I may not always get what I want in the short term. Doing things with my horse in this way takes time and he doesn’t always want to participate, but in the long term I get a partner who has a voice and I get the peace of mind of knowing I am not coercing him. He lives behind my fences and relies on me for sustenance. In all other ways, I am endeavouring to give him agency. 

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Nonetheless, horses have to survive in a human world. They need to stand behind fences without getting tangled in them, be transported without becoming claustrophobic. They need to accept medical attention when its required, and be able to walk safely and quietly beside a human who is leading the way. For this, some training is absolutely required. It can (and should) be kind and take into account how the horse learns, of which we know so much through advances in behavioural and neuroscience. 

And although we have had huge breakthroughs in understanding, we also have a tradition of kind and horse-centred training that spans more than 2000 years. Xenophon wrote of training the horse with kindness, and underscored the importance of understanding its nature and needs, in The Art of Horsemanship written around 355bc:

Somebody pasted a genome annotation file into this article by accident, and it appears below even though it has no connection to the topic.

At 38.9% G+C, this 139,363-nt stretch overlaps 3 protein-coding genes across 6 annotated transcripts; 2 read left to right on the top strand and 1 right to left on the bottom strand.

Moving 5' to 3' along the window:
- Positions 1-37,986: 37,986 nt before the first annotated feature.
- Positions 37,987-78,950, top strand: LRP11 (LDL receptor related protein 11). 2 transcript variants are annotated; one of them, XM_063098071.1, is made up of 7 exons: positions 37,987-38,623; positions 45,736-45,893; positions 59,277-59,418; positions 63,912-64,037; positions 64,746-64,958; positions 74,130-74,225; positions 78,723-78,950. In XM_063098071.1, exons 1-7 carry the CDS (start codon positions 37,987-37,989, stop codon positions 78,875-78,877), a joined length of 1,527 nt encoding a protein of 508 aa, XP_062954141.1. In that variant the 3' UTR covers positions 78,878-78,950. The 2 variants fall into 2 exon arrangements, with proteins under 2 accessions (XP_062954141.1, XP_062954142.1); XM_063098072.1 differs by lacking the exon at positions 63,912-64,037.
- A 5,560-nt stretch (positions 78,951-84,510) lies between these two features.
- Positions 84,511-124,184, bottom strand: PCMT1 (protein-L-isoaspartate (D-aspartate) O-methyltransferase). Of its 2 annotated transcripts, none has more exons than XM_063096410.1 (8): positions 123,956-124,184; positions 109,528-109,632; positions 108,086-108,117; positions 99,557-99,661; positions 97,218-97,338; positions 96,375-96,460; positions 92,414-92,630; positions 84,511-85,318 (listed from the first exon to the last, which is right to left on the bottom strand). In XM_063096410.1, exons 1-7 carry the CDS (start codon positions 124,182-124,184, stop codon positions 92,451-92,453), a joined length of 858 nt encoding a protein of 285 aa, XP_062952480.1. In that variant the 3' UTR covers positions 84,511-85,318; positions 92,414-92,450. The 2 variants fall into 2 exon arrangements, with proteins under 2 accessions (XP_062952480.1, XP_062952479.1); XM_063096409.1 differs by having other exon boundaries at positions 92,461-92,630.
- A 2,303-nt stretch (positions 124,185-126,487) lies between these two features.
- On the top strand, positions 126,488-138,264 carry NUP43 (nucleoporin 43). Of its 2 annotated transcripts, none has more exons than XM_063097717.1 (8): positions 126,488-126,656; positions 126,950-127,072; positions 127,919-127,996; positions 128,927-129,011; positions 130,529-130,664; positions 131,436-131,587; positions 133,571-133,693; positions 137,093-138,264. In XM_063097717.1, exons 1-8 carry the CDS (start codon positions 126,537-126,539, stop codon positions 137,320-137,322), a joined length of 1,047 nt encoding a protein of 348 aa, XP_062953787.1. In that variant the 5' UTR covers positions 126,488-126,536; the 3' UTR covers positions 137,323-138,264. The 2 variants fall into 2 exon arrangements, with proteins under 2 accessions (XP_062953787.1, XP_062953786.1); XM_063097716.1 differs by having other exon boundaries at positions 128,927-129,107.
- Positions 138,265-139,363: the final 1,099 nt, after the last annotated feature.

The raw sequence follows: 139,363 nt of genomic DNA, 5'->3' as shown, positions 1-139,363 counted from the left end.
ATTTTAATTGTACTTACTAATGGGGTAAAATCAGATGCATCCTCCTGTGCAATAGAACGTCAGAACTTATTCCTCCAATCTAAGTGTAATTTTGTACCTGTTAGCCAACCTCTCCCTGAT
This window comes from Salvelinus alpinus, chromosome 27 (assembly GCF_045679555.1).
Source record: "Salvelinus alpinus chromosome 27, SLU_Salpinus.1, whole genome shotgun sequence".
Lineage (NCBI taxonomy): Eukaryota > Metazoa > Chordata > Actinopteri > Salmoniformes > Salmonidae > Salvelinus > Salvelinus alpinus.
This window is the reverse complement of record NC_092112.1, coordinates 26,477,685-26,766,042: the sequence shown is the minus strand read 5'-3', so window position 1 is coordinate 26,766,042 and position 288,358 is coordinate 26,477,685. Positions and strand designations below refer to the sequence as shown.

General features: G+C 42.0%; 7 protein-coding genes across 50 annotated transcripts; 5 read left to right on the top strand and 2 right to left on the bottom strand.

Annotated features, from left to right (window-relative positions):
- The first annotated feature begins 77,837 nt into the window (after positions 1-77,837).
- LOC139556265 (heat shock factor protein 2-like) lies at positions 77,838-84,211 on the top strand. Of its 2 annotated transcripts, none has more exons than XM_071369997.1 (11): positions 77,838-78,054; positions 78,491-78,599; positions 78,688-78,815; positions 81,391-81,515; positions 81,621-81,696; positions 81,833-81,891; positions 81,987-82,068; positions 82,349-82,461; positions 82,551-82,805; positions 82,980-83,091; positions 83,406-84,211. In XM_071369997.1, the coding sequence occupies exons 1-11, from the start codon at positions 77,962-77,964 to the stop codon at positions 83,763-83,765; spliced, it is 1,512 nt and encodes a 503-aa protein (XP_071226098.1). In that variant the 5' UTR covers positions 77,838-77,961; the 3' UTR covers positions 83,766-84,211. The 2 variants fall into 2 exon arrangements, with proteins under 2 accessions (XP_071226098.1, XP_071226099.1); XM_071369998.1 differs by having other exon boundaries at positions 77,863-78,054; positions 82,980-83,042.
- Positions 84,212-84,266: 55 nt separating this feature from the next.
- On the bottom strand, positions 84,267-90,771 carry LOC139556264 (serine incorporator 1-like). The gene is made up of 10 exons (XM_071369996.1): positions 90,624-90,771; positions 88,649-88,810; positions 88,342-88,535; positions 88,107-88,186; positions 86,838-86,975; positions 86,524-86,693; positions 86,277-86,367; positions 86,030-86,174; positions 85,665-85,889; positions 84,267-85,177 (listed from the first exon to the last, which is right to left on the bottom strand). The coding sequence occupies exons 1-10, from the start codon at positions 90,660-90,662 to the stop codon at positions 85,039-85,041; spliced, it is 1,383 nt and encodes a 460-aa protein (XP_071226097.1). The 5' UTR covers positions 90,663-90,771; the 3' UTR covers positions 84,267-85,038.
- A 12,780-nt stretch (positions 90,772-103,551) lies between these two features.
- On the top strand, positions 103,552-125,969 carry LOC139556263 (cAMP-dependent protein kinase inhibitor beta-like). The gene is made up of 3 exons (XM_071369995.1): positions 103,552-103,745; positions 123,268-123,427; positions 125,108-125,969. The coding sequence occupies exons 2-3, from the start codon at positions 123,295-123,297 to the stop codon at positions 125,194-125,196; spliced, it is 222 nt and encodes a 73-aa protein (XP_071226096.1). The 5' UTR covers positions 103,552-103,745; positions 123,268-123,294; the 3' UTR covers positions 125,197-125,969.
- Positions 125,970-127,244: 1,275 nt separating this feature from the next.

“If you want to have a horse learn to perform their duty,” he wrote, “your best plan will be to show the horse kindness whenever the horse does as you wish … a horse will more readily take the bit, if something good happens each time that the horse accepts it. Also, the horse will leap ditches and spring up embankments and perform all other feats required, if every time the horse performs the command, the horse is rewarded with kindness.”

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Latter day Australian horseman, Tom Roberts, wrote in his 1998 book on The Young Horse: “If you are fond of a horse and wish to do him a real favour, train him well. Teach him good manners, good habits, both in the stable and under saddle. You need never worry about the future of such a horse if for any reason you have to part with him. You assure him of friends wherever he goes. Perhaps the greatest kindness you can do any horse is to educate him well.” 

I would posit that this goes for humans, too. If you want a horse to be a companion in all endeavours, listen. Quiet your own voice, and hone your observational skills. Learn his language, a language of gesture. His brain is not like yours, he not only relies on super-sensitive senses, but he processes sensory information differently that humans do. Often, he just needs a little time when asked for something. Give it to him and then take a leap. Check your expectations at the door. 

Get curious about the possibility of conversation.

With Chico and Whistar on a summer evening. Photo: Joe Letteri

Nota bene: I am indebted to Anna Blake of The Relaxed and Forward Barn for introducing me to the language of horses (calming signals) and to techniques such as mindful haltering described here. The changes in both me and my horse are profound.